Today was a great eating day.  The tastes ran from blini, caviar, and smoked fish engagement party finger-food to down-home-and-dirty Superbowl tucker.  I have to submit my complete delight for the late- afternoon  party I visited. There, a blini bar was found, stocked with bottles of ice cold vodka, coin-sized blini’s, layers of soft and oily pink salmon, and little glass bowls purveying diced egg yolks and whites, red onion, capers.  Especially exciting, because it coincided with me finishing my  non-cook book reading assignment of Anna Karenina, set in pre-Communist Revolution Russia.  Food wasn’t really of interest to Leo Tolstoy, which is my main criticism of the book, that, and it’s about 50 pages too long.  But I imagined the sumptuous fare that the Russian aristocracy enjoyed;   Slavic food prepared in a French manner – potatoes, beets, sour cream or crème fraiche.  Horseradish, dill.  Jam, wine, vodka.  The atmosphere was enhanced by the bride-to-be’s sophisticated flounces, and the foreign accents that bounced around the room.

Had me returning to my idea for a cold salad that presents these Slavic flavors in a light and fresh way.  Something that Vronsky would serve at one of his impeccable late Spring lunches or dinners.  But once I returned home from the blini bar, fine and light and delicate had to be stowed away, in order to churn out some good ‘n tasty Superbowl fare.  All weeklong I was preparing for a dish I called “Ivrito’s-Hebrew for nachos”.  I decided that the pita chips would be homemade (unnecessary), make an Israeli style tomato-eggplant salsa (adapted from a Claudia Roden recipe), pile kufte spiced ground lamb on top, and then cover it in a layer of tehina, and scatter it with chopped green olives and charif peppers.  Post Script: The dish has promise, but it needs improvement, a little too heavy, perhaps make it vegetarian with herby chickpea’s replacing the lamb(?)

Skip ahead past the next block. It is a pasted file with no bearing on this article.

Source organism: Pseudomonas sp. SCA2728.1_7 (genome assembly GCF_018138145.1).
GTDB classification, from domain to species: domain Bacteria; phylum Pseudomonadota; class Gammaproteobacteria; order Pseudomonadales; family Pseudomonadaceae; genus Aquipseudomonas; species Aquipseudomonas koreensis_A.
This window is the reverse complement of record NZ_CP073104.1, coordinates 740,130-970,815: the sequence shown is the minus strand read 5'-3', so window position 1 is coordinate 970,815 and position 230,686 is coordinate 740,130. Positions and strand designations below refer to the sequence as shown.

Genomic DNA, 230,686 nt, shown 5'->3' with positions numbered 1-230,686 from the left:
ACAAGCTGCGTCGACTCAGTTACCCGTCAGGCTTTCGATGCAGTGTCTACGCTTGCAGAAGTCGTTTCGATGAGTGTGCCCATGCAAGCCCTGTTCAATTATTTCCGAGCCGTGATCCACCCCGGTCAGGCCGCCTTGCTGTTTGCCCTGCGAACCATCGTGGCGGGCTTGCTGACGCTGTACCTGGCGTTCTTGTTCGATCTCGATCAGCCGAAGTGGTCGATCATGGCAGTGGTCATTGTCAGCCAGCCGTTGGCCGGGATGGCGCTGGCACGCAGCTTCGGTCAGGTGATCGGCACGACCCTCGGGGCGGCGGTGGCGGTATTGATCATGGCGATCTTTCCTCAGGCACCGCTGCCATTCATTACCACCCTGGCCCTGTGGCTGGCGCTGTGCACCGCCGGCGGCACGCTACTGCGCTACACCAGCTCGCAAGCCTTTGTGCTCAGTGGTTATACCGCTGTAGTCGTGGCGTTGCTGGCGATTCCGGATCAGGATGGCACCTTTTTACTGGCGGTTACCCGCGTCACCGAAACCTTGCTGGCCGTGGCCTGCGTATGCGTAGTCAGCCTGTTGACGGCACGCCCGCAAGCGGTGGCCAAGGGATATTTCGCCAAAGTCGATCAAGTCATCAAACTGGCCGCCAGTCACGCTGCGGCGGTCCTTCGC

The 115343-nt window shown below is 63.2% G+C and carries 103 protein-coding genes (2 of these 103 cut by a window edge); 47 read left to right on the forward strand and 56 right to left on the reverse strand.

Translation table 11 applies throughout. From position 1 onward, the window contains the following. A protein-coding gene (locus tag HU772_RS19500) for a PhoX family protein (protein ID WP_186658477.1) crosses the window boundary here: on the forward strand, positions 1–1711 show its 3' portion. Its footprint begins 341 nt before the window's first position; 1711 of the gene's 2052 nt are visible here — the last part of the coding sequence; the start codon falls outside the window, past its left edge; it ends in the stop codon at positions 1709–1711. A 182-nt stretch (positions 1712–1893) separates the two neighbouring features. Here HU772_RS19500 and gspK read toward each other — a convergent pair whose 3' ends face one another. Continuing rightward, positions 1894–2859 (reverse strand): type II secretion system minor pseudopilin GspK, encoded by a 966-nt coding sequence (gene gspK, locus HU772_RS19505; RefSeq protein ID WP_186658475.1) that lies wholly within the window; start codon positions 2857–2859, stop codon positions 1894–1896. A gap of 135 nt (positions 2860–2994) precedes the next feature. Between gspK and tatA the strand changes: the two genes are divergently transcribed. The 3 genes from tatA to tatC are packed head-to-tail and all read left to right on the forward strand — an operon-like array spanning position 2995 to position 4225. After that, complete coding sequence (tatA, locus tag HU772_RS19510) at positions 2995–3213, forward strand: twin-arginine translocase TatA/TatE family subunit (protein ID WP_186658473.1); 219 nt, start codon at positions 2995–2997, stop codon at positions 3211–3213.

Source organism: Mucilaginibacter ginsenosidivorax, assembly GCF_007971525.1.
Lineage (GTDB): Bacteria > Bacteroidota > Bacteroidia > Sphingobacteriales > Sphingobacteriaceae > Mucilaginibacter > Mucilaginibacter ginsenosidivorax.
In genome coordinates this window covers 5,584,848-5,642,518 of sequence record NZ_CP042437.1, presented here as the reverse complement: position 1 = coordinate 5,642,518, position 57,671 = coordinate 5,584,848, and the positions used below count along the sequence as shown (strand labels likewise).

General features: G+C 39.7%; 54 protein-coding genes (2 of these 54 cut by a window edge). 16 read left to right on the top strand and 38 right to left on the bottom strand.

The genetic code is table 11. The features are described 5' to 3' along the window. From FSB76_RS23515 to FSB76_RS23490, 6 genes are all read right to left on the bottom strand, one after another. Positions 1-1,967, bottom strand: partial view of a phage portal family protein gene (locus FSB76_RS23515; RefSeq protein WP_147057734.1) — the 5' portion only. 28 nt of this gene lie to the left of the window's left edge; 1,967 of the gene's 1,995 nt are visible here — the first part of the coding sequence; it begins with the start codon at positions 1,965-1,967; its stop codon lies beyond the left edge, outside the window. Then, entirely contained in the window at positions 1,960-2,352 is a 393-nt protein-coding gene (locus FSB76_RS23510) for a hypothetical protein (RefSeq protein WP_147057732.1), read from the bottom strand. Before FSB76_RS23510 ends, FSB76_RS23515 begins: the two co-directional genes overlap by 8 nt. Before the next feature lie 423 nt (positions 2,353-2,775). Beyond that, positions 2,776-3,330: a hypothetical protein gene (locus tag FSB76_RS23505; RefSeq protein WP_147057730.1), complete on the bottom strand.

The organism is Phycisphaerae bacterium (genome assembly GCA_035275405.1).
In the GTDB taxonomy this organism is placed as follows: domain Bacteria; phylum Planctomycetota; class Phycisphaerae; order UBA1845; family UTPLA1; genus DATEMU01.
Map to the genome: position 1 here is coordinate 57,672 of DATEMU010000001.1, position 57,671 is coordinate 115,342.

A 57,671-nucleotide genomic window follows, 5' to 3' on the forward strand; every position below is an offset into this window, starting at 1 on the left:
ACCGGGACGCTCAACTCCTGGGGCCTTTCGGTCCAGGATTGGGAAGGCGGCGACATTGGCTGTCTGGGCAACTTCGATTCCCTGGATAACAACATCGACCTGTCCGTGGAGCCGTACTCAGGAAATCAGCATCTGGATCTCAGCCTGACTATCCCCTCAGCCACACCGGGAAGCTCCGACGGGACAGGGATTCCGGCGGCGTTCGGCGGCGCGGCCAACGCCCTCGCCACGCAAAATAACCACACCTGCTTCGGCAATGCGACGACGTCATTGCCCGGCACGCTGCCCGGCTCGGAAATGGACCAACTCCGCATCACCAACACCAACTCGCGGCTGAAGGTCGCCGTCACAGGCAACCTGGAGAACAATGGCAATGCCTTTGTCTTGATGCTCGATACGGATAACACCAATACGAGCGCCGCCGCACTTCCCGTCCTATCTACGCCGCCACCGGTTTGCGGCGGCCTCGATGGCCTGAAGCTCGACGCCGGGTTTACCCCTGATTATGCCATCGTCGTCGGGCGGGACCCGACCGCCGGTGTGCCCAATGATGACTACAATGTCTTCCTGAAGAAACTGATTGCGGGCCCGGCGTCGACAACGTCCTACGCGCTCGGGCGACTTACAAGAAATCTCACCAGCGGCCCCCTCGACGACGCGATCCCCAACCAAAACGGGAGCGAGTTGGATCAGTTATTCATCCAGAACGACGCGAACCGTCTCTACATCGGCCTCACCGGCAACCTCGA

Hub smoked a lamb roast and it was delicious.  The salty-spicy-pastrami-like crust was very flavorful, and cut through the fat.  I usually don’t go in for the heavy stuff, but it was Superbowl and the celebrating is in sitting on the couch and chowing down. It proved to be the most enjoyed dish at our friend’s fun superbowl party.

The upcoming week will hopefully continue on with  flavor.  Tomorrow my piece on Seitan Reuben Melts comes out on www.Koshereye.com.  I have to begin a large batch of Chocolate Espresso truffles for a Valentine’s Day order for the 76 House in Tappan, New York’s oldest tavern (George Washington drank here).  The special treat at the end of the week will be my brothers briefly visiting from Israel.  And to mark the celebration a Shabbat gathering of course, where maybe I’ll crowd-test the Pastrami Egg Rolls and Crunchy Hoisin Vinaigrette Salad with Omelette Spirals?

Post Script (2/19): Ground lamb was hearty and substantial, but it became unappetizing and stodgy when it cooled to room- temperature.  The chickpeas offer substance and protein in a light, flavorful,  vegetarian way.


1 Comment
  1. Any Russian or East European will tell you this is not blini – this is oladyi.

    BTW your so called “blinis” look a wee bit burnt

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Bissel (bis-sul)Yiddish: A bit, a little.
B'Tayavon (be-teya-von) Hebrew: Bon Appetit! Enjoy (in reference to a meal/dish)
Faux-sher Food (fo-shure) Rachelese: Kosher food in disguise. The minute Judy bit into the krab kake she was a fauxsher food fan.
Taim (tay-yim) Hebrew: yummy, delicious
Zetz (zets) Yiddish: smack